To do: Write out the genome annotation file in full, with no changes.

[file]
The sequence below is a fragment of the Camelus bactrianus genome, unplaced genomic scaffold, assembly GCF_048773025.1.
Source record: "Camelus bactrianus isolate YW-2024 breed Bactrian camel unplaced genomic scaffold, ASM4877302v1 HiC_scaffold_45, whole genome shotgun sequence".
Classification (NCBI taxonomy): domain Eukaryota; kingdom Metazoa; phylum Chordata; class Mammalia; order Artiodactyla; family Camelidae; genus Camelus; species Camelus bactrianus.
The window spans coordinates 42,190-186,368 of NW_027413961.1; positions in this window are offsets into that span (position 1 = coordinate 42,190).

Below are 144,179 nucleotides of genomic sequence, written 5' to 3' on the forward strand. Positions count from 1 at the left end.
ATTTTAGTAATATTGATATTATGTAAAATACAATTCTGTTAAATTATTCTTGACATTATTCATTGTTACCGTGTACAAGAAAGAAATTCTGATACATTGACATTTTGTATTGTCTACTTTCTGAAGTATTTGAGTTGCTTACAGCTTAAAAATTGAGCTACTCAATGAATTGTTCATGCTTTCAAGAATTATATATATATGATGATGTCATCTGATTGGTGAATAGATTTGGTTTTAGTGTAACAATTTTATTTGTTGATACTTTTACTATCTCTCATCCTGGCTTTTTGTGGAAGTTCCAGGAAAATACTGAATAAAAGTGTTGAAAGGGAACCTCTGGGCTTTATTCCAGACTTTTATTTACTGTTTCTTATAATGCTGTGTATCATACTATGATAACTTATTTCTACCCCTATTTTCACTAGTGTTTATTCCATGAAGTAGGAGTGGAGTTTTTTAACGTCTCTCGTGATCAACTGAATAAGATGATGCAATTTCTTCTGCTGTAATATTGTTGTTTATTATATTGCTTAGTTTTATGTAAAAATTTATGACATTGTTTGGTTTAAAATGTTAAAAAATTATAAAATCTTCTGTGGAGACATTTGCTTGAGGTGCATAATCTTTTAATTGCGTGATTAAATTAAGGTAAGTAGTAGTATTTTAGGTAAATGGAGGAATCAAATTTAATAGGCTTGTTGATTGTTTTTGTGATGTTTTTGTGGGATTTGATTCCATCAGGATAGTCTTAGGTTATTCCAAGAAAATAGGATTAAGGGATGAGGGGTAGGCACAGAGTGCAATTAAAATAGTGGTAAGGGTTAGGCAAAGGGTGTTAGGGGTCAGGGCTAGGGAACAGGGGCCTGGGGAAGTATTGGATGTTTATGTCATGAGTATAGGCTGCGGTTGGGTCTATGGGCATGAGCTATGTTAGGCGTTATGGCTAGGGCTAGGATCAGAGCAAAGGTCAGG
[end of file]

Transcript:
The sequence below is a fragment of the Camelus bactrianus genome, unplaced genomic scaffold, assembly GCF_048773025.1.
Source record: "Camelus bactrianus isolate YW-2024 breed Bactrian camel unplaced genomic scaffold, ASM4877302v1 HiC_scaffold_45, whole genome shotgun sequence".
Classification (NCBI taxonomy): domain Eukaryota; kingdom Metazoa; phylum Chordata; class Mammalia; order Artiodactyla; family Camelidae; genus Camelus; species Camelus bactrianus.
The window spans coordinates 42,190-186,368 of NW_027413961.1; positions in this window are offsets into that span (position 1 = coordinate 42,190).

Below are 144,179 nucleotides of genomic sequence, written 5' to 3' on the forward strand. Positions count from 1 at the left end.
ATTTTAGTAATATTGATATTATGTAAAATACAATTCTGTTAAATTATTCTTGACATTATTCATTGTTACCGTGTACAAGAAAGAAATTCTGATACATTGACATTTTGTATTGTCTACTTTCTGAAGTATTTGAGTTGCTTACAGCTTAAAAATTGAGCTACTCAATGAATTGTTCATGCTTTCAAGAATTATATATATATGATGATGTCATCTGATTGGTGAATAGATTTGGTTTTAGTGTAACAATTTTATTTGTTGATACTTTTACTATCTCTCATCCTGGCTTTTTGTGGAAGTTCCAGGAAAATACTGAATAAAAGTGTTGAAAGGGAACCTCTGGGCTTTATTCCAGACTTTTATTTACTGTTTCTTATAATGCTGTGTATCATACTATGATAACTTATTTCTACCCCTATTTTCACTAGTGTTTATTCCATGAAGTAGGAGTGGAGTTTTTTAACGTCTCTCGTGATCAACTGAATAAGATGATGCAATTTCTTCTGCTGTAATATTGTTGTTTATTATATTGCTTAGTTTTATGTAAAAATTTATGACATTGTTTGGTTTAAAATGTTAAAAAATTATAAAATCTTCTGTGGAGACATTTGCTTGAGGTGCATAATCTTTTAATTGCGTGATTAAATTAAGGTAAGTAGTAGTATTTTAGGTAAATGGAGGAATCAAATTTAATAGGCTTGTTGATTGTTTTTGTGATGTTTTTGTGGGATTTGATTCCATCAGGATAGTCTTAGGTTATTCCAAGAAAATAGGATTAAGGGATGAGGGGTAGGCACAGAGTGCAATTAAAATAGTGGTAAGGGTTAGGCAAAGGGTGTTAGGGGTCAGGGCTAGGGAACAGGGGCCTGGGGAAGTATTGGATGTTTATGTCATGAGTATAGGCTGCGGTTGGGTCTATGGGCATGAGCTATGTTAGGCGTTATGGCTAGGGCTAGGATCAGAGCAAAGGTCAGG